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Cook Library Cinema Club: Abraham Lincoln’s Legacy

Lincoln TitleThis month marks the 150th anniversary of the assassination of Abraham Lincoln.  The life story of this remarkable man has been well-documented over the years, and a variety of new biographies and history books have hit the library’s shelves in the past year to commemorate both the anniversary of his death and the end of the Civil War.  Those of us who live in Illinois can boast that the state is home to the magnificent Abraham Lincoln Presidential Library and Museum, which is located in Springfield.  With much to offer adults and children, both the Library and Museum are truly worth a visit.

The details of Lincoln’s incredibly humble beginnings in Kentucky and Indiana, his determination to educate himself as a lawyer, his initial interest in politics, his election as the 16th President of the United States, his extraordinary leadership during the Civil War, and his tragic death have provided great material for films and documentaries over the years.  Crafted by a variety of distinguished actors and directors, these films help promote and preserve the legacy of the man whom many regard as our greatest President.  Highlighted below are some of the best known of these projects:

Lincoln Post

Young Mr. Lincoln  (1939):  Henry Fonda stars in this classic film that chronicles ten years of Abraham Lincoln’s early professional life, as he moves from Kentucky to Springfield, Illinois to start his law practice.  Directed by the legendary John Ford, the film is among those included in the National Film Registry of the Library of Congress in recognition of its cultural, historical or aesthetic significance.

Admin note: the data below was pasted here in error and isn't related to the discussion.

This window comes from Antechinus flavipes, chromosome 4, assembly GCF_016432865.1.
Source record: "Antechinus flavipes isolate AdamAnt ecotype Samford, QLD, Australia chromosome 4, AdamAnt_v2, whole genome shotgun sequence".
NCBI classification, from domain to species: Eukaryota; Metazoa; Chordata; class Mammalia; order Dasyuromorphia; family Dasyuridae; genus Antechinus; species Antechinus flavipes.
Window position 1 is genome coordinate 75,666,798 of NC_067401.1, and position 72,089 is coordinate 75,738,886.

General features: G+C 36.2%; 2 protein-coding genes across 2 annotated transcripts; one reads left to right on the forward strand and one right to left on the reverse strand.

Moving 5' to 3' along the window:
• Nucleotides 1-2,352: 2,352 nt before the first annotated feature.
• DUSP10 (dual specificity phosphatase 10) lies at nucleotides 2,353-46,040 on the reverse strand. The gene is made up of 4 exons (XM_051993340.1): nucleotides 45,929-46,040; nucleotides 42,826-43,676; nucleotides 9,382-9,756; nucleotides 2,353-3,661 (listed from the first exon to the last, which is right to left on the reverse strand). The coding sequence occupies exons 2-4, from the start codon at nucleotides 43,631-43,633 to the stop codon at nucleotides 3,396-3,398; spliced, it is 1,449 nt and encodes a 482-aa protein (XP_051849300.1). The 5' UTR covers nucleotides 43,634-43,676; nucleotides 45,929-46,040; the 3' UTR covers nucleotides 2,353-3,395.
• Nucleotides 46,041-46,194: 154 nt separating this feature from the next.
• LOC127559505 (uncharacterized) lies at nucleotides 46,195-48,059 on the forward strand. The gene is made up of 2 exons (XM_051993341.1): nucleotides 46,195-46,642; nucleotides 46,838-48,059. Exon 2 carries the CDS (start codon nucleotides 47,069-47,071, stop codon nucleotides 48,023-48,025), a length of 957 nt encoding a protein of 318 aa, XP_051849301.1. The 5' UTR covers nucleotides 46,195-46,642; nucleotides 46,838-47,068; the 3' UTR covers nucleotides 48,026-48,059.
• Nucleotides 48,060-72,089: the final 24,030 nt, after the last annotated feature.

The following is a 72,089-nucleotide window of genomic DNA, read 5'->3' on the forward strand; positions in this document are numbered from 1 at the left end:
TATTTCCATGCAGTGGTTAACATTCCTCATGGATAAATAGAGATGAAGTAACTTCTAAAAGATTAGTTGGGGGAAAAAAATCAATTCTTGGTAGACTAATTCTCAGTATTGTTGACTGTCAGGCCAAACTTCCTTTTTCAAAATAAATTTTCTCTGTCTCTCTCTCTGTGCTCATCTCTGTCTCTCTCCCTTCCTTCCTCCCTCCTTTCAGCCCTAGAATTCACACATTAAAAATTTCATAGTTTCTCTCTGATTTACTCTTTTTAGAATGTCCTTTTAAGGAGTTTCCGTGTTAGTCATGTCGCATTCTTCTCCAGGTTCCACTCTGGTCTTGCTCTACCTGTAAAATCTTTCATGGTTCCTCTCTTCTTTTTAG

Abe Lincoln in Illinois  (1940):  Raymond Massey earned an Oscar nomination for his portrayal of Lincoln during his years in Illinois, as he hones his skills as a lawyer, first becomes interested in the world of politics, and ultimately runs for President.  This film is available through our LINKin library partners, and is definitely worth a view.

The Civil War  (1990):  This landmark PBS series by Ken Burns traces the course of the Civil War from the abolitionist movement through each of the major battles, to the death of President Lincoln and the beginning of reconstruction.  Approximately 11 hours of viewing and not to be missed.

The Conspirator  (2010):  Robert Redford directed this effective drama that focuses on the little-told story of Mary Surratt, the only woman among the group of eight individuals charged with conspiring to kill President Abraham Lincoln, the Vice President and the Secretary of State.  The film stars Robin Wright (House of Cards) as the accused Surratt, and James McAvoy as the reluctant young attorney assigned to defend her.

Lincoln  (2012):  Daniel Day-Lewis earned an Oscar for his bravura performance as Abraham Lincoln.  As the Civil War rages on, Lincoln does battle with members of Congress and his own Cabinet over his determination to emancipate the slaves.  Nominated for a total of 12 Oscars, the film is blessed with an all-star cast, with Sally Field and Tommy Lee Jones lending especially strong support in their roles as Mary Todd Lincoln and Thaddeus Stevens, respectively.

American Experience: The Assassination of Abraham Lincoln  (2013):  Outstanding two-hour documentary from the respected PBS series that focuses on the life, death, and legacy of the 16th President.

Becky King

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